Tomorrow, I'll be in Chicago again.  Leaving for Africa.

Tuesday, May 18, 2010

Fred, Jeff, and Jeff

I've again reached a schedule status of "if I don't write this now I will never make time for it," expected to be in effect for the next three weeks.  Between now mid-June posts might be anemic, but it's better than me forgetting everything!

After that tantalizing intro: on Sunday night I saw Jeff Garlin, Fred Armisen, and Jeff Tweedy at a benefit for Emanuel Congregation.  Last year's event also featured music and comedy, but this year the comedy component was more prominent.  I knew of Jeff Garlin going in, but wasn't familiar with his work.  It was a nice surprise that his participation (added after the benefit was announced) was a highlight for me.  Jeff Garlin is a funny man.  Between inappropriate airport stories, tales of the national anthem at Wrigley Field, and many Q&A answers (whether the Q was directed to him or not), I spent most of my time laughing when he was on the bimah.

Fred Armisen did many impressions: drummers by request (including Keith Moon, Glenn Kotche, Neil Peart), guitar players (Prince, John Lennon, Nels Cline), and then anyone at all (Jon Hamm, Barack Obama, Bjork) ... even some audience members (Magee!).  Seeing Fred play drums was a treat, and he accompanied Jeff Tweedy on performances of "Heavy Metal Drummer" and "Theologians."  Jeff Tweedy's responsibilities Sunday evening were relatively light: four and a half songs (if you count the Waffle House song), a few impression assists, and the night-ending Q&A.  It was fun to see him (and of course Susan played a huge part in organizing this event, as usual) but it was nice to see the spotlight on the comedians.  A true variety show!

Tuesday, May 11, 2010

Eating NYC

What do you do after working two overnight shifts in New Jersey, finishing at 6:30 a.m. Friday?  You sleep for a couple of hours, get on a train, and head to New York City.  Why go back home when a glorious three-day weekend beckons?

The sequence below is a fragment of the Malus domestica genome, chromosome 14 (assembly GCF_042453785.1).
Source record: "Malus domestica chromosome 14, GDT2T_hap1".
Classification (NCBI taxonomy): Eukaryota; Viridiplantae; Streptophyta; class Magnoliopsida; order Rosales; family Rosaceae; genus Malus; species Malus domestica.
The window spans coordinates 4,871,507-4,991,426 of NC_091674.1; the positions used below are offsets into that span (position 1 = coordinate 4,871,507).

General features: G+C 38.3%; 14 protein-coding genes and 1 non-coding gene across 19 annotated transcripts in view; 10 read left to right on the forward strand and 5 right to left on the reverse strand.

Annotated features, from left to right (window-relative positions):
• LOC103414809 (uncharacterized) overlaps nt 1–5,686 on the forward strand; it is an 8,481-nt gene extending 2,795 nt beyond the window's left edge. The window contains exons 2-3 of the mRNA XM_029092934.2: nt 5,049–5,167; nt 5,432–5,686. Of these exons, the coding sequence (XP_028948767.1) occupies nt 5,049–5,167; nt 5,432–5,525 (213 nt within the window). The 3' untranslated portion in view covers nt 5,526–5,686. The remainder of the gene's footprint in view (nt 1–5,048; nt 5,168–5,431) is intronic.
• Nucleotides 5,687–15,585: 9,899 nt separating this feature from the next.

I had a jam-packed and thoroughly excellent time in the city.  Allison was kind enough to serve as my hostess.  Via her recommendations, suggestions from other friends, and a little solo scouting, we crafted an ambitious plan of attack.  I've spent some time in NYC before, so I wanted to dig a little deeper.  Or, at least, make a slightly deeper scratch on the surface of all the city has to offer.

Our schedule included too many activities to cover here: lots of walking, exploring various neighborhoods in Brooklyn and Manhattan, street fairs, flea markets, a farmers' market, Prospect Park, a marching band performance, two terrific Martin Rivas shows at the Red Lion and Rockwood, The High Line, the fantastic Whitney Museum for the 2010 biennial.  But there was one thing our weekend really focused upon.  And that, my friends, was food.  

The centerpiece of the weekend's eating was an amazing dinner at Restaurant Daniel on Saturday night with Allison, Mart, Patti, and Paul.  Can I even pick out highlights?  The sautéed foie gras of my appetizer was rich, melty, light (yes, light!) and bursting with flavor.  The red wine braised short rib on celery root purée was a revelation.  When our waiters brought out warm, freshly baked madeleines toward the end of the meal, I nearly begged for mercy.